Tuesday, June 10, 2014

Bernardo Daddi

The Annunciation
43 x 70 cm
Louvre Museum, Paris, France

Bernardo Daddi (c.1280-c.1348) was an early Italian Renaissance painter and apprentice of Giotto di Bondone. Giotto had a revolutionary idea that a painting should look like physical reality. As the leading Florentine painter of his generation, Daddi helped to ensure that this idea, which heralded the Renaissance and came to be taken for granted until the modern age, was kept alive.
For hundreds of years, Italian painting had been based on the abstractions of Byzantine art, which stressed patterning, flatness, and ethereal-looking people. His figures, like Giotto's, have bulk and physicality. As in everyday experience, their form is modeled by light that is earthly and real. Still, throughout his career, he retained some elements of Byzantium's legacy of abstraction, choosing its almond-shaped eyes, ornamental patterning, and gold backgrounds.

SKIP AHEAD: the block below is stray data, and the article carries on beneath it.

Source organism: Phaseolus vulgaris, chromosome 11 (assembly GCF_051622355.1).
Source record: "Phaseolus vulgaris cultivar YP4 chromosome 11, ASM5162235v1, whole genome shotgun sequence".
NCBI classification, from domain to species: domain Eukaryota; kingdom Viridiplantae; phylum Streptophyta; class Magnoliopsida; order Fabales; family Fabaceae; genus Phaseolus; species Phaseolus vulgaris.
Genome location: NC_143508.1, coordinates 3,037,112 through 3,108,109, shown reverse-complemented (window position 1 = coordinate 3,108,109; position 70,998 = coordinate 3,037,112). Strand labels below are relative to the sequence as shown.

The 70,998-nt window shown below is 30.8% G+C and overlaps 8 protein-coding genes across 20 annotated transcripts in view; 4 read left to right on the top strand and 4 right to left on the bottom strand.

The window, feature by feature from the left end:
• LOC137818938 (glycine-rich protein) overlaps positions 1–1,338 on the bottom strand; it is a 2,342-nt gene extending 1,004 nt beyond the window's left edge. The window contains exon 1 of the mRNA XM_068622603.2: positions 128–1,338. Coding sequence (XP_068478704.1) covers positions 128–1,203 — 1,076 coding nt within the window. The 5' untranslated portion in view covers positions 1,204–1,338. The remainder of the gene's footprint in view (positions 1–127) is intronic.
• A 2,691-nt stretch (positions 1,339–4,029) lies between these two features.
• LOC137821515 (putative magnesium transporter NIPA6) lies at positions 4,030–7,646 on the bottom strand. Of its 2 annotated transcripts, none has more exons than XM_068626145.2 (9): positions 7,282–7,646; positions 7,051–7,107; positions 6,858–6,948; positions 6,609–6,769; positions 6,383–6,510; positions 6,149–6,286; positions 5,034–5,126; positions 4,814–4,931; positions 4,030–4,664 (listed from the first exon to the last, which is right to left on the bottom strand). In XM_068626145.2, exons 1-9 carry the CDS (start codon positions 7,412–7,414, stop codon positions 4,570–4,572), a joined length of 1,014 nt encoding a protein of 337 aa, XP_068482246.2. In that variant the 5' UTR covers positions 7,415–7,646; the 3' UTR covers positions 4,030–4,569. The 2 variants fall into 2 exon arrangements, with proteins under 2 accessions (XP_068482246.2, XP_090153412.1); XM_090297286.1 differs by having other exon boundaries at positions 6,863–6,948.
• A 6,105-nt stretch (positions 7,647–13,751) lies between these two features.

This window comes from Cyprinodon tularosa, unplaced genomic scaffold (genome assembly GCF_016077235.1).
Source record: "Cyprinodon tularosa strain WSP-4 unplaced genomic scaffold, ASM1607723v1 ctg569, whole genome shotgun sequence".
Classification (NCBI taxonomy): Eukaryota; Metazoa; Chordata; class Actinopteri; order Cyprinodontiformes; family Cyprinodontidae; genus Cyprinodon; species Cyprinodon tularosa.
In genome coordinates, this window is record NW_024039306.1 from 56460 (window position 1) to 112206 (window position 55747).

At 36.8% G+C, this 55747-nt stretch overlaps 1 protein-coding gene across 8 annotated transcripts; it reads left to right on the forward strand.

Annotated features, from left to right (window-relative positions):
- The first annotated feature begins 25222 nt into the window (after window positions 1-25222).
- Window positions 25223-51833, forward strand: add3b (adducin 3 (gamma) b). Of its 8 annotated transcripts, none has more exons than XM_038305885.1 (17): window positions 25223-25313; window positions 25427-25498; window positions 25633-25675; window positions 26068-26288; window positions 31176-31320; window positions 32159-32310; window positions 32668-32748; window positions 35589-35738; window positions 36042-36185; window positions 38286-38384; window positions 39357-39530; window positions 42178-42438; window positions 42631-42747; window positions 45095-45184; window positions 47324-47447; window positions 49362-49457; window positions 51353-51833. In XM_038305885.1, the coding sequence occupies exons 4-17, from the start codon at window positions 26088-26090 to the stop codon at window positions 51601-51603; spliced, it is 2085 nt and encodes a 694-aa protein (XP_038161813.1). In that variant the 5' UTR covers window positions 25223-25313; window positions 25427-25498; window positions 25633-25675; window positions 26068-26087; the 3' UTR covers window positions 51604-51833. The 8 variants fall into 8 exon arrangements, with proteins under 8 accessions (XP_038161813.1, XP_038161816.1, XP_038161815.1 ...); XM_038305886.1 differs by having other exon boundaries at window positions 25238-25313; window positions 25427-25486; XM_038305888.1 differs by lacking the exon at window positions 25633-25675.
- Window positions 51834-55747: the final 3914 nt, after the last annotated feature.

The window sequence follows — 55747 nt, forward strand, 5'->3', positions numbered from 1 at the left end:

Daddi's birth date remains unknown. He focused on religious motifs and altarpieces. He rarely painted frescoes. A triptych he painted in 1328 is in the Uffizi, and there are several panels in National Gallery of Art and the Walters Art Museum. His last work dates from 1347, and it is believed he died the next year.